Connecticut Works Towards Creating First Citizens AI Academy to Address Skills Gap

Connecticut is taking proactive steps to address the potential skills gap caused by the increasing reliance on generative artificial intelligence (AI) in the job market. The state aims to establish the country’s first Citizens AI Academy, an online platform offering curated classes to help individuals acquire basic AI skills or obtain certificates necessary for employment. State Democratic Senator James Maroney emphasized the importance of staying current in this rapidly evolving field and identifying trusted sources for skill updates.

Determining the necessary skills in an AI-driven world poses a challenge for state legislators due to the fast-paced nature of technology and varying opinions on the best approach. Gregory LaBlanc, a professor at Berkeley Law School, suggests focusing on teaching individuals how to use and manage generative AI rather than delving into the technical aspects. He believes that AI complements human capabilities in areas such as creativity, empathy, and high-level problem-solving. LaBlanc draws parallels to historical technological advancements, where individuals didn’t need to understand the inner workings of electricity to succeed.

Connecticut is not alone in its efforts to address AI in education. California, Mississippi, and Maryland have also proposed legislation to incorporate AI literacy into school curriculums. California’s proposed bill, supported by the California Chamber of Commerce, aims to integrate AI principles and applications into various subjects. Assemblymember Marc Berman highlights the need for students to understand AI’s implications, limitations, and ethical considerations to ensure responsible usage.

Connecticut’s Citizens AI Academy is expected to offer certificates for completing skills programs relevant to future careers. However, Senator Maroney emphasizes the importance of covering the basics, including digital literacy and effective interaction with AI technologies. A study by job-search company Indeed revealed that all U.S. jobs listed on their platform could be performed or augmented by generative AI, with a significant portion falling into the “highly exposed” or “moderately exposed” categories.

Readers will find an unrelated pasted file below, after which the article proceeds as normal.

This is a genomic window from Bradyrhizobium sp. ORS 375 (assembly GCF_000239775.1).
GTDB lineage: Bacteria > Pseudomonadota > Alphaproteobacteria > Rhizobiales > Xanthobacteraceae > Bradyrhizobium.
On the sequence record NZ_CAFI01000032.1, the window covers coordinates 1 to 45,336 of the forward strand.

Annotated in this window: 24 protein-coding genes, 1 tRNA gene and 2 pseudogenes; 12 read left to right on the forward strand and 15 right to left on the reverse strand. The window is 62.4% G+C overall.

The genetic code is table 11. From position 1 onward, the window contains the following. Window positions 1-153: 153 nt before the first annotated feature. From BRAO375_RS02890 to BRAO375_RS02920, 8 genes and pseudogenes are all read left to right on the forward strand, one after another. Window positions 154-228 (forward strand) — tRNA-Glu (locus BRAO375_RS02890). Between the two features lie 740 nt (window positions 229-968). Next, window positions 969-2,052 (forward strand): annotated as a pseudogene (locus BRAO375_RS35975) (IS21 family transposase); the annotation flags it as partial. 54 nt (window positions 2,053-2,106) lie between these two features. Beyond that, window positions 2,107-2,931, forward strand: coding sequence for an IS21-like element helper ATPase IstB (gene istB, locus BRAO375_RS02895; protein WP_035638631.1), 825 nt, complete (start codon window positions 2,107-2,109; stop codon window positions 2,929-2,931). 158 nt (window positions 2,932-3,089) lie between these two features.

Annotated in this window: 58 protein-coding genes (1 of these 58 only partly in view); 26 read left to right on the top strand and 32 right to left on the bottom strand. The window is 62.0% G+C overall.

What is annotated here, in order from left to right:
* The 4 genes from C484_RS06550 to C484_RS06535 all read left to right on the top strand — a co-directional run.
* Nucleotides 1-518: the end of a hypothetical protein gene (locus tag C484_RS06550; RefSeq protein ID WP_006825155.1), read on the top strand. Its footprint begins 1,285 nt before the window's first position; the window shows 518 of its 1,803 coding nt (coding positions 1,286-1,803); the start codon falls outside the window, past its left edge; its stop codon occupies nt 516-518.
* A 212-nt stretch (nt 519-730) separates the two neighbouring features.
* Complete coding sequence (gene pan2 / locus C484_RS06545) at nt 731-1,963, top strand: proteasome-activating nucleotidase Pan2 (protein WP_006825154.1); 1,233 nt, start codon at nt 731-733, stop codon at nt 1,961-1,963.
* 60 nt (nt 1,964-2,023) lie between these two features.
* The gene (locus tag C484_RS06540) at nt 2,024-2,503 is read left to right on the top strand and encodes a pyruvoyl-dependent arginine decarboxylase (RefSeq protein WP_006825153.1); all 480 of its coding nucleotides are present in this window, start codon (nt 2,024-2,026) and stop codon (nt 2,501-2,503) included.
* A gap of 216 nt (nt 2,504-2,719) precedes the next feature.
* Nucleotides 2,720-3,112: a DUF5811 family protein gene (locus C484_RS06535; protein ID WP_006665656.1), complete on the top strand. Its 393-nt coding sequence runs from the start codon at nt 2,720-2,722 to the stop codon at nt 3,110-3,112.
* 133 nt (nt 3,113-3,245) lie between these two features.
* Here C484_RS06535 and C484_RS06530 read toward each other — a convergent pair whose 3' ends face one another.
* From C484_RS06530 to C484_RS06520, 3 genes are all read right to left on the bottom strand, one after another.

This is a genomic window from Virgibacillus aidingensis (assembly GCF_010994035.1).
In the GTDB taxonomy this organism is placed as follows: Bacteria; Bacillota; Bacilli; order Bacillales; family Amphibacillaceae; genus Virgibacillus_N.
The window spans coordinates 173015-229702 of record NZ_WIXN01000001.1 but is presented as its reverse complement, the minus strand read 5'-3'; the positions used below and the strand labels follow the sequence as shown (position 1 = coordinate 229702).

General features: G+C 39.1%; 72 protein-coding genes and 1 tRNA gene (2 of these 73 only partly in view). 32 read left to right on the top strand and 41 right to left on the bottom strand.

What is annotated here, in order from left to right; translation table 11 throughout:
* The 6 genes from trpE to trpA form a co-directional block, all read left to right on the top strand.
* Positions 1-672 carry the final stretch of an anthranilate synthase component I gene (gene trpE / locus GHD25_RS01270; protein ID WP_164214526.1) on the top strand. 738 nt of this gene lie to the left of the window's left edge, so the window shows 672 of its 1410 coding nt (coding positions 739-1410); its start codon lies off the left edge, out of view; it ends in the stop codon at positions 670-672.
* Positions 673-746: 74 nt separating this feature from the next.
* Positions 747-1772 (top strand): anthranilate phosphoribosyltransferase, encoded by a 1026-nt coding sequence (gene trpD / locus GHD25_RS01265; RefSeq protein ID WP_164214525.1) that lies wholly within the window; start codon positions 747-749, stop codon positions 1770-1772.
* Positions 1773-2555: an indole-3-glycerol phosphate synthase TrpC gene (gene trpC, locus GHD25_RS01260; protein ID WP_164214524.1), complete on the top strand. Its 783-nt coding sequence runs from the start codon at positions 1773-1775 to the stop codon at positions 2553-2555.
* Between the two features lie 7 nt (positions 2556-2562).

Maroney expresses concerns about the potential skills gap exacerbating existing inequities, particularly in underserved communities lacking access to high-speed internet, computers, and smartphones. A report by McKinsey and Company projected that generative AI could increase household wealth in the U.S. by nearly $500 billion by 2045 but also widen the wealth gap between Black and white households by $43 billion annually.

Advocates for narrowing the digital skills gap, such as Marvin Venay from Bring Tech Home, emphasize the need for inclusive education to eliminate barriers and build trust in AI. Tesha Tramontano-Kelly, executive director of CfAL for Digital Inclusion, highlights the importance of addressing broader issues such as affordable internet access and technology equipment alongside AI training.

While the conversation around AI training is crucial, Tramontano-Kelly suggests that ensuring accessibility and affordability of the internet and technology equipment should be prioritized. Connecticut, known for its technological advancements, still faces challenges in terms of broadband subscription rates and affordability. Addressing these foundational issues will be vital in preparing individuals for an AI-driven workforce.